If you watch a home video of me up until the age of five, you’ll notice my parents disagreeing with one another, specifically about language. Everything I say in English, my mom asks me to repeat in Greek. Right after she does that, my dad whispers from behind the camera, “Now is not the time, Sofia.” My father, who grew up in a British-American household, did not understand my mother’s will to engrain the Greek language in my brother and me. For her, however, language correlated with successfully raising us to understand and appreciate our roots.
As a result, despite my dad’s grumbling, my mom continued to force me to spit out as much Greek as I could as a child, whether it was for asking for a cookie or telling her about my day. I grew up confused as to which language I should talk in, because between the Greek my mom was insisting upon, the English my dad was speaking to me, and the Spanish my nanny sang to me, I could hardly distinguish the three. I knew not to speak Greek to my father but often ended up singing Spanish nursery rhymes to my mother because they sounded similar to Greek ones.
Language gradually became less of a burden and more of a skill. In given moments, I could use bits and pieces of each one to help me form connections with different people I met, from the Greek passport control agent to the Mexican waiter at my favorite diner who would sneak me pieces of chocolate after I spoke my broken Spanish. Language was my superpower: a few words opened a doorway of friends, and most importantly, free food. I excelled in languages in school because I put my heart into them and always saw them as an opportunity to make the world a little bit smaller.
The first day my family members visited me in India, I suddenly felt like a stranger to a country I have been living in for the past four months. Upon arriving at our hotel, a person greeted us with hot chocolate. My family members happily accepted the drink. I was shocked. I had never seen hot chocolate served in India and blurted out, “Bhaiya, chai kaha hai?” I wasn’t thinking, but rather responding naturally. I saw the way my family looked at me after hearing this foreign language come from my mouth and in that moment, I became a stranger to my family. Rohan, the boy who had offered us the hot chocolate, smiled widely as I continued, “Mira nam Alex hai” and “Main Pune me reheti hu” (My name is Alex and I live in Pune). In the first few days while I struggled to connect to my family, I used my Hindi to open up relationships with people I felt would understand my new tastes better.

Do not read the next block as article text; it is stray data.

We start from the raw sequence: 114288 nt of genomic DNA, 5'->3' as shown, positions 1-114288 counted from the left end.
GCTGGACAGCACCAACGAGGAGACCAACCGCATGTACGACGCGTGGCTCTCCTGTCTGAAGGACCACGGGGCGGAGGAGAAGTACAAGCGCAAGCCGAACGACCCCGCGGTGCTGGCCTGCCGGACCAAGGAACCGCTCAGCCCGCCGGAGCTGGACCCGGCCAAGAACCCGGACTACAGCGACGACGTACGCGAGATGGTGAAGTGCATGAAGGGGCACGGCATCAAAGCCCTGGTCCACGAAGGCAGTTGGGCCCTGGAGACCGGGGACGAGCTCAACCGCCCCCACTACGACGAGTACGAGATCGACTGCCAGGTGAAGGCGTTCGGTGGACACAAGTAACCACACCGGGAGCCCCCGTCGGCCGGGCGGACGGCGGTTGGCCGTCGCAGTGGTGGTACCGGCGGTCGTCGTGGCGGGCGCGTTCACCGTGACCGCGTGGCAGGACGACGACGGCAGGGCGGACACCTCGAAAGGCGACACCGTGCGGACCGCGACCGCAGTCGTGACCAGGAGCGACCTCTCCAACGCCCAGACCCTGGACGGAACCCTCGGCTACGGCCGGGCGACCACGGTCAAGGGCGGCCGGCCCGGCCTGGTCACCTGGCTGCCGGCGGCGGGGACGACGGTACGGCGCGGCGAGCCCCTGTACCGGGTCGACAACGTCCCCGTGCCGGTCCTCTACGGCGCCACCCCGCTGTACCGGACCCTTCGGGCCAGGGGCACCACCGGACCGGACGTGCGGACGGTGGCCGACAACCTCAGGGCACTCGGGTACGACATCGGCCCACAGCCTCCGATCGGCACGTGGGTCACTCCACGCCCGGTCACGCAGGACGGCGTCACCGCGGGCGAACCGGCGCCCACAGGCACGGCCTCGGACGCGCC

My interaction with Rohan was only the beginning. At every meal, I became friendly with the waiters, asking them for their recommendations and telling them my Maharashtrian favorites. To my family’s delight, this often led to free desserts, and what touched me the most was when my new friends would bring me ginger lemon tea after they heard my horrible cough, telling me they had prepared it themselves using their mother’s recipe.Speaking just a few sentences of Hindi broke down the formality between me and the hotel staff, allowing me to meet people from different parts of the country. When they heard me speak the little Hindi I knew, I could see their faces instantly relax.
In the beginning of this year, I dreaded Hindi class. I did not see the point in learning a language in a city where most people spoke to me in Marathi, the local language. Traveling around India with my family earned Hindi its spot in the superpower category, rekindling my deep love for the transformative power of languages. I came back to Pune more motivated to speak a few more lines of Hindi and Marathi in an effort to see what they could unleash. The results were often large smiles, exclamations of surprise, and questions that led to conversation. As a foreigner, I now know that putting in a little effort to speak Hindi or the local language allows me to experience India more deeply by making it possible for me to communicate with people and show my respect for their home.